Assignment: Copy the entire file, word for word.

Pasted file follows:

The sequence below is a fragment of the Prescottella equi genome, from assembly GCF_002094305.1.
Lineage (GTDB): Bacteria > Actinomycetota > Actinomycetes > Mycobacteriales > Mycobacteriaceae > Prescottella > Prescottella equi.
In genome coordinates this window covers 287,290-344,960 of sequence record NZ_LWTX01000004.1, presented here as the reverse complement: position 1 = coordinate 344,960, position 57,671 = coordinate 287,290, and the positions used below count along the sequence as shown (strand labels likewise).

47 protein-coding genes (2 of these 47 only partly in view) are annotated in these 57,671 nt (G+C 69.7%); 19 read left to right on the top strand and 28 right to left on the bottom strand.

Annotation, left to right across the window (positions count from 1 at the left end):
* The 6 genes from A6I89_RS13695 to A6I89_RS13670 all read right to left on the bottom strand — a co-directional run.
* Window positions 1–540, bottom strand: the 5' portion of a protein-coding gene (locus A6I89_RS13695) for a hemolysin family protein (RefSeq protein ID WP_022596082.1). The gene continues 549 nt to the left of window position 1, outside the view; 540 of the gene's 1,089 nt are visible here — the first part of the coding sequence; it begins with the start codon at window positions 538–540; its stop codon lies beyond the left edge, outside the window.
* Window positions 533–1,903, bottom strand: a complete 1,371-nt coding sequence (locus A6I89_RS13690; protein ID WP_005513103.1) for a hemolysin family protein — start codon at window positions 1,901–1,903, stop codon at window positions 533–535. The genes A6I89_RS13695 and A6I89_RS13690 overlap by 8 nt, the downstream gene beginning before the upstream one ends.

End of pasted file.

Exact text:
The sequence below is a fragment of the Prescottella equi genome, from assembly GCF_002094305.1.
Lineage (GTDB): Bacteria > Actinomycetota > Actinomycetes > Mycobacteriales > Mycobacteriaceae > Prescottella > Prescottella equi.
In genome coordinates this window covers 287,290-344,960 of sequence record NZ_LWTX01000004.1, presented here as the reverse complement: position 1 = coordinate 344,960, position 57,671 = coordinate 287,290, and the positions used below count along the sequence as shown (strand labels likewise).

47 protein-coding genes (2 of these 47 only partly in view) are annotated in these 57,671 nt (G+C 69.7%); 19 read left to right on the top strand and 28 right to left on the bottom strand.

Annotation, left to right across the window (positions count from 1 at the left end):
* The 6 genes from A6I89_RS13695 to A6I89_RS13670 all read right to left on the bottom strand — a co-directional run.
* Window positions 1–540, bottom strand: the 5' portion of a protein-coding gene (locus A6I89_RS13695) for a hemolysin family protein (RefSeq protein ID WP_022596082.1). The gene continues 549 nt to the left of window position 1, outside the view; 540 of the gene's 1,089 nt are visible here — the first part of the coding sequence; it begins with the start codon at window positions 538–540; its stop codon lies beyond the left edge, outside the window.
* Window positions 533–1,903, bottom strand: a complete 1,371-nt coding sequence (locus A6I89_RS13690; protein ID WP_005513103.1) for a hemolysin family protein — start codon at window positions 1,901–1,903, stop codon at window positions 533–535. The genes A6I89_RS13695 and A6I89_RS13690 overlap by 8 nt, the downstream gene beginning before the upstream one ends.